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Study suggests age-related weakness may be avoidedBy

Losing muscle and strength late in life may not be the unavoidable bane of aging that scientists have thought, according to a study by researchers at the Keck School of Medicine of USC and the University of Texas Medical Branch.

Many believe that the decline of muscle as people grow older-called sarcopenia-and the accompanying loss of strength and function occurs because muscle proteins begin to break down faster than they can be created and restored. But a three-year-long study casts that into doubt, the researchers reported in the Sept. 12 issue of the Journal of the American Medical Associa-tion.

The team studied 48 healthy men-the largest group to date on the topic-during non-eating hours and tracked the rate at which their bodies created muscle proteins and the rate of muscle protein breakdown. They found that turnover rates were similar in younger and older men. That means that other factors must account for the muscle loss and weakening that come with age.

“From a medical standpoint, it’s very good news,” said Elena Volpi, assistant professor of medicine in the division of endocrinology and diabetes at the Keck School and the paper’s lead author. “It means sarcopenia is not an inevitable effect of age.”

Volpi conducted the study with colleagues at the University of Texas Medical Branch before moving to the Keck School last year.

Muscle loss in aging might be linked to eating habits or the body’s ability to use protein from food, as well as hormonal changes, she suggested. Reductions in physical activity and the effects of disease also are potential targets for investigation.

Further research may eventually lead to interventions to keep elderly people stronger further into old age. These might include physical activity programs, improved diets, medicine to help the body better use nutrients and hormone therapy. “It is a positive finding, because such interventions would be easier to create than one that targets a reduction of basal muscle protein synthesis,” Volpi said.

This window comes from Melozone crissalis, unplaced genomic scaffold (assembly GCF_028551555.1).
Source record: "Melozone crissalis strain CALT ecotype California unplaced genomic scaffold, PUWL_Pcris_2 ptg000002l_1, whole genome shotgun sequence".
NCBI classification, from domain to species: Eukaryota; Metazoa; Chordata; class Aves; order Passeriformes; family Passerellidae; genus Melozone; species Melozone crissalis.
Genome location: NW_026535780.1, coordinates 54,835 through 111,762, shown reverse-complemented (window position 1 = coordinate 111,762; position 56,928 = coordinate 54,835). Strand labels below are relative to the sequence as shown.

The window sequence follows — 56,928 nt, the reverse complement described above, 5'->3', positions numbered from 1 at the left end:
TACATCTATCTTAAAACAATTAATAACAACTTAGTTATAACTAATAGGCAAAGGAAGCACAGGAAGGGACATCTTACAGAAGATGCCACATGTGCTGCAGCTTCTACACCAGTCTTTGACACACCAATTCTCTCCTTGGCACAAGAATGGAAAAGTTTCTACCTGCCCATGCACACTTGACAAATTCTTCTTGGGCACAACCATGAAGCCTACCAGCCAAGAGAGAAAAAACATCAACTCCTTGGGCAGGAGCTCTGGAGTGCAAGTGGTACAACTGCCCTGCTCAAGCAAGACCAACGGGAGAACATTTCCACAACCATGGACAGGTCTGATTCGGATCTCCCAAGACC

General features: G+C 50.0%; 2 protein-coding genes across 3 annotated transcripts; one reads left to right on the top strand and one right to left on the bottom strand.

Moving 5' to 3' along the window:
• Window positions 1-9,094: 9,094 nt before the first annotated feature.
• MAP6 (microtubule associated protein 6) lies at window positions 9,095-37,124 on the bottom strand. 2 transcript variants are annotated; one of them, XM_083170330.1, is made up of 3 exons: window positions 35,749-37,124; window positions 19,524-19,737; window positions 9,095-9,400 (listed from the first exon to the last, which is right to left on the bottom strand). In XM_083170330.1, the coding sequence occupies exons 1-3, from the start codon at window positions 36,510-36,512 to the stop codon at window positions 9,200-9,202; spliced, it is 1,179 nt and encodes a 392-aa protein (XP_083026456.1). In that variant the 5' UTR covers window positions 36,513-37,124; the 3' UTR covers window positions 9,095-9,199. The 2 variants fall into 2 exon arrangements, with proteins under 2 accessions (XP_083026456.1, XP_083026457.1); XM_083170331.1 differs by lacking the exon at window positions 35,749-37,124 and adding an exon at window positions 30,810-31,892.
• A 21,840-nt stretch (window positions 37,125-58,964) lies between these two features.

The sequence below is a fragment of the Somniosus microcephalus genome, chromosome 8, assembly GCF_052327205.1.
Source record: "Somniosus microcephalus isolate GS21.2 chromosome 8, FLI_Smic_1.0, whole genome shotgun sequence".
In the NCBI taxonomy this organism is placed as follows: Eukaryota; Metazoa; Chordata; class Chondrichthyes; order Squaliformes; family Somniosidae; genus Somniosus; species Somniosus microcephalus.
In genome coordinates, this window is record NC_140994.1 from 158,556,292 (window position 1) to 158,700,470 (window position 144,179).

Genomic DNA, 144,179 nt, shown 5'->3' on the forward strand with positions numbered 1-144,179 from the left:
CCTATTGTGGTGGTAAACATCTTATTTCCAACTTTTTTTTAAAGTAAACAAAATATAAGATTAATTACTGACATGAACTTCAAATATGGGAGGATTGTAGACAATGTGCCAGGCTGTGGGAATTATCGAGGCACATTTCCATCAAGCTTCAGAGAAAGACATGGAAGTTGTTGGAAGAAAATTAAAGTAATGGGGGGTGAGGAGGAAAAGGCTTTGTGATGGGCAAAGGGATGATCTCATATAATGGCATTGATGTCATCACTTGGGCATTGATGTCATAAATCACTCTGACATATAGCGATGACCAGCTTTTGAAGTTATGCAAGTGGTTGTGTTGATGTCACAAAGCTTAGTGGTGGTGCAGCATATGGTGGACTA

As seniors lose muscle mass and strength, they may eventually lose their independence. In addition, reduction in lean body mass may contribute to metabolic problems including type 2 diabetes and osteoporosis. Such health challenges will mount in the coming years, as demographers expect the number of Americans over age 65 to double-swelling to 20 percent of the population-by 2030.

The body uses amino acids to create muscle proteins, which routinely break down and are replaced by new proteins in a natural recycling process, Volpi explained. Researchers introduced a labeled amino acid intravenously into the volunteers during their basal state (when they were not eating). A label in the amino acid allowed them to recognize it and measure it in muscle biopsies and blood samples to see how much was taken up by muscle to make proteins. They also measured how much the labeled amino acid was diluted by unlabeled amino acid-already present in the body-due to muscle protein breakdown. They calculated muscle volume, as well.

Researchers used three different methods to examine the rates of protein synthesis and protein breakdown.

Between 1997 and 2000, study researchers recruited 22 healthy seniors with a mean age of 70. They compared them with 26 younger healthy men with a mean age of 28. In both old and young participants, the balance between synthesis and breakdown was similar-although they found that muscle protein both was created and broken down a little bit faster in older people than in the young group.

The findings may differ from earlier studies because those studies did not directly measure muscle protein breakdown and net muscle balance in older men, she said. In addition, Volpi and colleagues did not change or control participants’ diet or activities before the study because these changes could have affected basal muscle protein turnover. The health of participants in other studies may have differed from those in the current investigation, as well.

Researchers hope to conduct more detailed investigations into muscle breakdown as tests are refined to detect the turnover rates of individual proteins within muscle. Volpi also is pursuing research funded by the National Institute of Aging into insulin’s effects on muscle protein turnover in older people.

Blake Rasmussen, assistant professor of kinesiology, also participated in the study before joining USC.

The study in JAMA was funded through the National Institute of Aging, the University of Texas Medical Branch’s Claude D. Pepper Older Americans Independence Center and the National Center for Research Resources.

Elena Volpi, Melinda Sheffield-Moore, Blake B. Rasmussen, Robert R. Wolfe, “Basal Muscle Amino Acid Kinetics and Protein Synthesis in Healthy Young and Older Men.” Journal of the American Medical Association, Vol. 286, No. 10.

Study suggests age-related weakness may be avoidedBy

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